The Physics of Superheroes
A complete update to the hit book on the real physics at work in comic books, featuring more heroes, more villains, and more science
Since 2001, James Kakalios has taught "Everything I Needed to Know About Physics I Learned from Reading Comic Books," a hugely popular university course that generated coast-to-coast media attention for its unique method of explaining complex physics concepts through comics. With The Physics of Superheroes, named one of the best science books of 2005 by Discover, he introduced his colorful approach to an even wider audience. Now Kakalios presents a totally updated, expanded edition that features even more superheroes and findings from the cutting edge of science. With three new chapters and completely revised throughout with a splashy, redesigned package, the book that explains why Spider-Man's webbing failed his girlfriend, the probable cause of Krypton's explosion, and the Newtonian physics at work in Gotham City is electrifying from cover to cover.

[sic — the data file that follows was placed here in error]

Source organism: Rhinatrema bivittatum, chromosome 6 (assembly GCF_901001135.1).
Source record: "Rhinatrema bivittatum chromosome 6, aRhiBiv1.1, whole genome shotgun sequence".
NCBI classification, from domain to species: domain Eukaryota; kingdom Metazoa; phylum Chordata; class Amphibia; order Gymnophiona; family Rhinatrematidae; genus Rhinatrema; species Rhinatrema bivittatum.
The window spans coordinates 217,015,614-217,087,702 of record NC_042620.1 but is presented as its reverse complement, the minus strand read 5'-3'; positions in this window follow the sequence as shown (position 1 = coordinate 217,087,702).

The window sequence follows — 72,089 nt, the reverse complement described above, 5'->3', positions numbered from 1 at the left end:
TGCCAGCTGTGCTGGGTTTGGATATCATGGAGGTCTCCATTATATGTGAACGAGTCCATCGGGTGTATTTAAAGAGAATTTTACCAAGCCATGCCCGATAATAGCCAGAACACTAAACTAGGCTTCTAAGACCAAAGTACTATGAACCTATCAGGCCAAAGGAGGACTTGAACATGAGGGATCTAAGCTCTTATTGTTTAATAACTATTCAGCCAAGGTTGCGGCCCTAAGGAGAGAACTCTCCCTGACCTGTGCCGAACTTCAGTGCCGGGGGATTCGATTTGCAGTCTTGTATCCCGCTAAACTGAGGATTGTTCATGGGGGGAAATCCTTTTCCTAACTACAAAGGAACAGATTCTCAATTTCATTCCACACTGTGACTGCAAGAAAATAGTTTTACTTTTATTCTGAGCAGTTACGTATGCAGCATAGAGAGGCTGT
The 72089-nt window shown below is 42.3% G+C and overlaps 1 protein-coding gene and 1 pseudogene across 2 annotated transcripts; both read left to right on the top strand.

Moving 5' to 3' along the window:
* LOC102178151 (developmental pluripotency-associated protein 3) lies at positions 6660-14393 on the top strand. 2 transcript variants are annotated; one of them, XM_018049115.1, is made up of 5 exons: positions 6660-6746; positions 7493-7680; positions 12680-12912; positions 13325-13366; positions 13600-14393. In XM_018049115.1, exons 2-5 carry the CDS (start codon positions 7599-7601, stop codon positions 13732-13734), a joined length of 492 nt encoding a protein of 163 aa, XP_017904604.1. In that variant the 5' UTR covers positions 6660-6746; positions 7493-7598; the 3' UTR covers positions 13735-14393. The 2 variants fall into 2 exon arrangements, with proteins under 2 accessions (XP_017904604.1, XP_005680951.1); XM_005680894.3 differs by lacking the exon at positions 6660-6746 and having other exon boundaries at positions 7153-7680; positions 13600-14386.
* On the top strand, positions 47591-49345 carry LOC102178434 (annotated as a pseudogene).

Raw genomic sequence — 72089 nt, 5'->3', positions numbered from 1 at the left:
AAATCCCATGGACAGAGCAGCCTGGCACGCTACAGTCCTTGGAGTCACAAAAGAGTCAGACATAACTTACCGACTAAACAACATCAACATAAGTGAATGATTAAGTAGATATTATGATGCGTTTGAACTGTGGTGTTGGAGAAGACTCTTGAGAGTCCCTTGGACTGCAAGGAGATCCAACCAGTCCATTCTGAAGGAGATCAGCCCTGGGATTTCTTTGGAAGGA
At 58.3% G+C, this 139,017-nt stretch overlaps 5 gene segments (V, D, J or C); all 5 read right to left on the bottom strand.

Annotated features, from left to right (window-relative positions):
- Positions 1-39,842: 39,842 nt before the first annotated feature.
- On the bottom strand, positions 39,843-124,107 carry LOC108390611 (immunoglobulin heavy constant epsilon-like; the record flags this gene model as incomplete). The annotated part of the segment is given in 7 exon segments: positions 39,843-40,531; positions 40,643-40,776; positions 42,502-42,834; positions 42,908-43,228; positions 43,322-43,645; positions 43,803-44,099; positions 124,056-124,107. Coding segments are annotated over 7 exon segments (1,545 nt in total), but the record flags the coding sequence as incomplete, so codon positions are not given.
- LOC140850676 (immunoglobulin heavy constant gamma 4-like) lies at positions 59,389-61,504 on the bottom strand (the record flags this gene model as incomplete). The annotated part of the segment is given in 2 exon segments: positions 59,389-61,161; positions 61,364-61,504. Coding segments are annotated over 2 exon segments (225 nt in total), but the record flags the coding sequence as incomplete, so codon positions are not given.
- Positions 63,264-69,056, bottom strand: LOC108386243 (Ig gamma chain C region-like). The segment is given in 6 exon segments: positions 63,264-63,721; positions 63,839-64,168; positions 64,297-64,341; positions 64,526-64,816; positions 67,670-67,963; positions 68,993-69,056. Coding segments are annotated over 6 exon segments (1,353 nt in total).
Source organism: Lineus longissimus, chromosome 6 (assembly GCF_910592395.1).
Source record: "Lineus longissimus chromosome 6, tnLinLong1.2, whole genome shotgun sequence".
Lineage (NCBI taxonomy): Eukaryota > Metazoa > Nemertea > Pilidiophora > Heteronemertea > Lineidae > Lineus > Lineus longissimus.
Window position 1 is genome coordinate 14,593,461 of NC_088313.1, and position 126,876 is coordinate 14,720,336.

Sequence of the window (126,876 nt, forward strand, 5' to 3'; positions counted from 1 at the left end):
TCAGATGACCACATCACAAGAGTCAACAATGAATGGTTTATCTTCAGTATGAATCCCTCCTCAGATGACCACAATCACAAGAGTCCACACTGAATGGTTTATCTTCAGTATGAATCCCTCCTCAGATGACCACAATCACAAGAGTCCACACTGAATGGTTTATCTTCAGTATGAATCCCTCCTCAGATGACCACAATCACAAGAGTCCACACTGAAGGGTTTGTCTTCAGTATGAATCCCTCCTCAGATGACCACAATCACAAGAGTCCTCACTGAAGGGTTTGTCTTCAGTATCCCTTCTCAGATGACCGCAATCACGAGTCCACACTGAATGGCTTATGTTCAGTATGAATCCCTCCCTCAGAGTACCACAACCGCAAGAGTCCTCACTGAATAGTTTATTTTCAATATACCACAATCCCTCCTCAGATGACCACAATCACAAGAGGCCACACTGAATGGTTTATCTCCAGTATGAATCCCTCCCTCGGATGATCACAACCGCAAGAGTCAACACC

What people are saying - Write a review
LibraryThing ReviewUser Review - BruceCoulson - LibraryThing
A fun read by an educator who clearly loves and appreciates comics. Although the science is rather basic for anyone who majored in the field, the exploration of how super-powers might actually work ... Read full review
LibraryThing ReviewUser Review - Meggo - LibraryThing
This book is what happens when you cross a comic book geek with a science nerd, but in a good way. Full of actual formulae, this is rather a more intellectual look at how Superman leaps tall buildings ... Read full review